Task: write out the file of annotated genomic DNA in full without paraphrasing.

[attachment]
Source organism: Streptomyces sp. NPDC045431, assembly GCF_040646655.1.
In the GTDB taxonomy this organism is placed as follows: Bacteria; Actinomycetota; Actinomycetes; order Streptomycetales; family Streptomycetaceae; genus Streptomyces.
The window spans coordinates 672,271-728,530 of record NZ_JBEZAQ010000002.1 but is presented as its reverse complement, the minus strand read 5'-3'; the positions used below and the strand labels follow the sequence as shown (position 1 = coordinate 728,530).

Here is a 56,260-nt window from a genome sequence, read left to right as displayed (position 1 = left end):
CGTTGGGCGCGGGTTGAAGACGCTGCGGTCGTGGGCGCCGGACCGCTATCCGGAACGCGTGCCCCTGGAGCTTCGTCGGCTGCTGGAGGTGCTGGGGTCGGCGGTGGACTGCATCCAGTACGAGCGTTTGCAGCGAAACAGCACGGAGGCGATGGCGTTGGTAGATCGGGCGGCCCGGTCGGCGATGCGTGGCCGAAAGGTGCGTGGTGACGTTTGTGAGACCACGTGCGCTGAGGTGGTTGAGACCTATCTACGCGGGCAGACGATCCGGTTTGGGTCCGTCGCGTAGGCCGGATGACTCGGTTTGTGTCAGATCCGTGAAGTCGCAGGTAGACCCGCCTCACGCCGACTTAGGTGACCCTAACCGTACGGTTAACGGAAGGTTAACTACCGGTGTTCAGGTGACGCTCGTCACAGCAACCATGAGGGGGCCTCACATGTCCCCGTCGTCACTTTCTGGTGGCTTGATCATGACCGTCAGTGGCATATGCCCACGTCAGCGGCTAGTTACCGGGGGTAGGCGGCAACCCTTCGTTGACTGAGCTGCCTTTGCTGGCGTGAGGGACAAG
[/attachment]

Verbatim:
Source organism: Streptomyces sp. NPDC045431, assembly GCF_040646655.1.
In the GTDB taxonomy this organism is placed as follows: Bacteria; Actinomycetota; Actinomycetes; order Streptomycetales; family Streptomycetaceae; genus Streptomyces.
The window spans coordinates 672,271-728,530 of record NZ_JBEZAQ010000002.1 but is presented as its reverse complement, the minus strand read 5'-3'; the positions used below and the strand labels follow the sequence as shown (position 1 = coordinate 728,530).

Here is a 56,260-nt window from a genome sequence, read left to right as displayed (position 1 = left end):
CGTTGGGCGCGGGTTGAAGACGCTGCGGTCGTGGGCGCCGGACCGCTATCCGGAACGCGTGCCCCTGGAGCTTCGTCGGCTGCTGGAGGTGCTGGGGTCGGCGGTGGACTGCATCCAGTACGAGCGTTTGCAGCGAAACAGCACGGAGGCGATGGCGTTGGTAGATCGGGCGGCCCGGTCGGCGATGCGTGGCCGAAAGGTGCGTGGTGACGTTTGTGAGACCACGTGCGCTGAGGTGGTTGAGACCTATCTACGCGGGCAGACGATCCGGTTTGGGTCCGTCGCGTAGGCCGGATGACTCGGTTTGTGTCAGATCCGTGAAGTCGCAGGTAGACCCGCCTCACGCCGACTTAGGTGACCCTAACCGTACGGTTAACGGAAGGTTAACTACCGGTGTTCAGGTGACGCTCGTCACAGCAACCATGAGGGGGCCTCACATGTCCCCGTCGTCACTTTCTGGTGGCTTGATCATGACCGTCAGTGGCATATGCCCACGTCAGCGGCTAGTTACCGGGGGTAGGCGGCAACCCTTCGTTGACTGAGCTGCCTTTGCTGGCGTGAGGGACAAG